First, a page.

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Professor Adrian MacKenzie

Formerly at Lancaster University

Adrian MacKenzie

Office Hours:

Wednesday 11am-12pm

PhD supervision

Technological and scientific cultures, social and cultural theory, media and cultural studies, especially in relation to new media, network cultures, critical design and post-genomic sciences.

Current and past PhD supervision:

Kingsley Dennis, 'New complexities: converging spaces of connectivity, communication, and collaboration' PhD, 2007 (co-supervised with J. Urry, Sociology)

Soren Mork Petersen, 'Common Banality: The Affective Character of Photo Sharing, Everyday Life and Produsage Cultures' PhD 2008 (co-supervised with T. L. Taylor, ITU Copenhagen)

Daniel Ashton, ' The industry of creativity: Economic frames, creative subjects and innovative technologies in process' PhD, 2009 (co-supervised with G. Gere, Institute for Cultural Research)

Kuo Wen-Ping, 'The production and consumption practices of online journalism in digital Taiwan' PhD 2009 (co-supervised with A. Cronin, Sociology)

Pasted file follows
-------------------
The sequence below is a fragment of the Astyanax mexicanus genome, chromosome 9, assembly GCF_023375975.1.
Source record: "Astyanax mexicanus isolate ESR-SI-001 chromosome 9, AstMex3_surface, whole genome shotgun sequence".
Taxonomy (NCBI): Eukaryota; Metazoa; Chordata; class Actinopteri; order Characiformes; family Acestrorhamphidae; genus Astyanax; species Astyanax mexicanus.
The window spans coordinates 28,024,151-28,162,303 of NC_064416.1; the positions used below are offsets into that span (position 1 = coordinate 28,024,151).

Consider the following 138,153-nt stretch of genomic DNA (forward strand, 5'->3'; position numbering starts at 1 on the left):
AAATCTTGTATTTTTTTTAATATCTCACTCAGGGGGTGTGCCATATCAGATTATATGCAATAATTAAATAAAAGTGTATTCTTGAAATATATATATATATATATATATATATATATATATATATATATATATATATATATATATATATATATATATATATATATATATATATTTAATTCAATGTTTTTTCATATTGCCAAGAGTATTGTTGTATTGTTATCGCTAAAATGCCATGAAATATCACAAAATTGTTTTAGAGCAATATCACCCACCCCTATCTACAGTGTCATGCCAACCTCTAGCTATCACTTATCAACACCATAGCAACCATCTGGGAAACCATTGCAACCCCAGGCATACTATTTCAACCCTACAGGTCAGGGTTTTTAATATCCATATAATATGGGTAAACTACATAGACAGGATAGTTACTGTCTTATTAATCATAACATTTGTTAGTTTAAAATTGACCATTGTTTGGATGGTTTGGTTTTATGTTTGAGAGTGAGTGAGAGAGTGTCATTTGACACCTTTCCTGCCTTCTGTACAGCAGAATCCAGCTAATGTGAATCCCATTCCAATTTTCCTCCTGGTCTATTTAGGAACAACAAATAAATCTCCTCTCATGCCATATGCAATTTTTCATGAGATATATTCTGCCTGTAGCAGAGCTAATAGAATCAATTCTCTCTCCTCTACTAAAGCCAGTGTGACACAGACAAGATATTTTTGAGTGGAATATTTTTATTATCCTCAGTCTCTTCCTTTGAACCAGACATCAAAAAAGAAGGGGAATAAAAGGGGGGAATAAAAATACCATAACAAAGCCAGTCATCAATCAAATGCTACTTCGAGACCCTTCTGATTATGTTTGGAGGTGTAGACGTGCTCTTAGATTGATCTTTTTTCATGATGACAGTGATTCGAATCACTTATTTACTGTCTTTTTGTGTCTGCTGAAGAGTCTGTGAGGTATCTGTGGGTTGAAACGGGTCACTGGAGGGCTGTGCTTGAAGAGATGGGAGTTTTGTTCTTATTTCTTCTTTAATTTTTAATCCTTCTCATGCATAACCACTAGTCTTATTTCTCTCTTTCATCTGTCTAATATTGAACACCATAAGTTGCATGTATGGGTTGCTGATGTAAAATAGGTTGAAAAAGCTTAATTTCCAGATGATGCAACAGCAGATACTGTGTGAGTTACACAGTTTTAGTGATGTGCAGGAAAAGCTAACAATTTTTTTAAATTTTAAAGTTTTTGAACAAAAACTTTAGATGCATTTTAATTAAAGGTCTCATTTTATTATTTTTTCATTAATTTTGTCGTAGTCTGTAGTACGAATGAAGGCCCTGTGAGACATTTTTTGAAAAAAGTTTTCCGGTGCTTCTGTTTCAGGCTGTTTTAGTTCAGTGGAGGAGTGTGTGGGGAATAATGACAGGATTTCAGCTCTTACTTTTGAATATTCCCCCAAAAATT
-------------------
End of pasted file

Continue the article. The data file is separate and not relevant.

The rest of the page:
Deidre Leahy, ' The epileptic as experimental subject'(co-supervised with P. Palladino, History)

Laura Houston, ' Inventive infrastructures - an exploration of mobile phone 'repair' cultures in Uganda' (co-supervised with L. Suchman, Sociology)

Charalampia Kerasidou, 'Ambient computing' (co-supervised with L. Suchman, Sociology)

Current Teaching

SOCL201 Research Methods

SOCL923 Critical Methods in Media and Cultural Studies

SOCL 940 Critical Debates in Media and Cultural Studies

Research overview

I work at the intersections of science and technology studies, media and cultural studies, and social and cultural theory. I'm mainly interested in the overlaps and entanglements associated wiith network and computational media, with sciences as forms of practice and thought, and with social production of value. A lot of my current work also focuses in invention of data-related methods.

Research Interests

I'm very interested in the lives of data, especially in databases but also in data analysis, modelling and 'analytics.'  I'm looking at changes in the work, productivity and situation of programmers, life scientists, and focusing on the transformations in technique, knowledge and products associated data-related developments. The wider stakes here includes the nature of promise, design, value, speculation, subjectivity and imagination in knowledge economies.


Additional Information

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